People all over the world start getting ready, but it’s at the beginning of October when things kick into overdrive.
Keeneland, Belmont Park and Santa Anita Park all begin final preparation work for the championships. Woodbine also participates, since the Woodbine Mile (held in September) serves as a testing ground for the champions that will race the Cup itself later in the year.
But these do more than setting up the Breeders’ Cup; they also help whet the appetites of gamblers and race fans everywhere as the actual Cup draws near.
Build up to the Breeders’ Cup
In 2018, Oct. 1 was the day when Belmont Park hosted three major events. These were the Joe Hirsch Turf Classic Invitational, the Vosburgh Invitational and the Flower Bowl Invitational.
Then on Oct. 8 was the Frizette Stakes, the Champagne Stakes and the Jockey Club Gold Cup Invitational. These races will tell you a lot about the horses who will make the cut for the Breeders’ Cup races.
Santa Anita Park did its legwork to drum up excitement for the races that lie ahead.
Popular events include the Zenyatta Stakes, the Rodeo Drive Stakes, the American Pharaoh Stakes, the Awesome Again Stakes and the Chandelier Stakes, which are all held on the same day. Keeneland hosts the Fall Stars Weekend to better acquaint racers with the horses in the Breeders’ Cup.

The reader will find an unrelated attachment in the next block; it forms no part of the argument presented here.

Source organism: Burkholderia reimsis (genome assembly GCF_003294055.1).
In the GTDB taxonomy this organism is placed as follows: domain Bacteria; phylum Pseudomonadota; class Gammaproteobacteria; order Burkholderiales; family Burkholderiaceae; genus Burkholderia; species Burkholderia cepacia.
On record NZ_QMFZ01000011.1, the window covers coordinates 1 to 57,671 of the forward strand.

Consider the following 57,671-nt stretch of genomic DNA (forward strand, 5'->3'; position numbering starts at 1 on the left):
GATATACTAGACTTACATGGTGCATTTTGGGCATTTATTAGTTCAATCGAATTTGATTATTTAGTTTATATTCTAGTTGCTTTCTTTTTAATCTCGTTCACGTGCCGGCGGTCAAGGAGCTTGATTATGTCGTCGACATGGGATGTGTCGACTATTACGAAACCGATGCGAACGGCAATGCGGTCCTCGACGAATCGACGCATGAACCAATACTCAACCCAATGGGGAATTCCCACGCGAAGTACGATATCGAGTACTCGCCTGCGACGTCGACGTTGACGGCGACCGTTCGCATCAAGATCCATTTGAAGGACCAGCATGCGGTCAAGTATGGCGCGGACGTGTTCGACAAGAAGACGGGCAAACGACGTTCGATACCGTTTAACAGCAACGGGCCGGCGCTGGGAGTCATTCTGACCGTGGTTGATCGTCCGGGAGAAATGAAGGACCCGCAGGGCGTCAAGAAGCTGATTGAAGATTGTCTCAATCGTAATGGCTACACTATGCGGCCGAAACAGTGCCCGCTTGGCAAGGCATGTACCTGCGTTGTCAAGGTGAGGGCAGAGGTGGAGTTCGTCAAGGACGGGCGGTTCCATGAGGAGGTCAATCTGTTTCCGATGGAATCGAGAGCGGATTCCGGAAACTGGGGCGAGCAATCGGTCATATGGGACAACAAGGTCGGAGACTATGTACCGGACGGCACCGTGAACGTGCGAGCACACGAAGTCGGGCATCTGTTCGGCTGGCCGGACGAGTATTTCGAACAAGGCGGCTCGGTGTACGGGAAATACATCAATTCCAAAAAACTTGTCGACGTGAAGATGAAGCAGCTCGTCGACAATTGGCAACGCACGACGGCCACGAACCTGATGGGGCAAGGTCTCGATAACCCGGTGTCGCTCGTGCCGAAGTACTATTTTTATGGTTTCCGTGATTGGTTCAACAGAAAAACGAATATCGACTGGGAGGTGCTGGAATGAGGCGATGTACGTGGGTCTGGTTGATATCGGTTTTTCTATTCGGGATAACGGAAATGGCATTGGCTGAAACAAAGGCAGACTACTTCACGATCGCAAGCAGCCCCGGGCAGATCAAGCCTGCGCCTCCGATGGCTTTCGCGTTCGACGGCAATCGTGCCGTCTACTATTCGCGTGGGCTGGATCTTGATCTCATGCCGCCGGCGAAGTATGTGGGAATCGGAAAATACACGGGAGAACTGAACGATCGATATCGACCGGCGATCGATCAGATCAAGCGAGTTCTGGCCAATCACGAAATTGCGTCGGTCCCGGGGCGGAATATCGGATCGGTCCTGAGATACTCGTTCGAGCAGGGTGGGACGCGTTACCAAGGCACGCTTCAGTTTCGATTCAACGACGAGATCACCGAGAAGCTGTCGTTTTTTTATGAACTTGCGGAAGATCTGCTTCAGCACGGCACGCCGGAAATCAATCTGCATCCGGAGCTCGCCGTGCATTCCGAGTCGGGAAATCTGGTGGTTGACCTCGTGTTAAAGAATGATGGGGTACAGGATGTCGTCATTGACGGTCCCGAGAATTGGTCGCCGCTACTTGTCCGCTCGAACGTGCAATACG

Also held are the Thoroughbred Club of America Stakes, the Shadwell Turf Mile, the Breeders’ Futurity, the Phoenix Stakes, the Spinster Stakes, the Alcibiades Stakes and the Bourbon Stakes.
Yes, there are a lot of races on the road to the Breeders’ Cup each year. However, it’s well worth keeping an eye on what’s happening as you look for the hot horse to bet on race day.
Two days at the Breeders’ Cup
The Breeders’ Cup is by no means a cut and dry event, as across two days you’ll find wall-to-wall races.
Helping you understand what’s afoot, or should we say ahoof, we’ve broken down the two main days at the Cup to help you know what action you’re likely to see on the track.
To celebrate Future Stars Friday, something that seems like a Breeders’ Cup tradition moving forward, all of the juvenile races are on the same day.
These races are open to 2-year-old horses, and they’re typically the most anticipated races of the season. It is only the second time in the Breeders’ Cup’s history that this has happened.
These races will then lead up to the TVG Juvenile, a $2 million race that will determine a favorite for the next Kentucky Derby.
You can expect to see the biggest names in horse racing all in attendance. Many major stars in racing made their debut at the Breeders’ Cup: Nyquist, Uncle Mo, Unbridled’s Song and Street Sense are a few examples.
Each horse has run in a different juvenile race over the years, and nearly all of them have achieved greater fame.
Make the right bets, and you could win big on horse racing’s next Triple Crown winner. There’s no telling who will win at the next Future Stars Friday.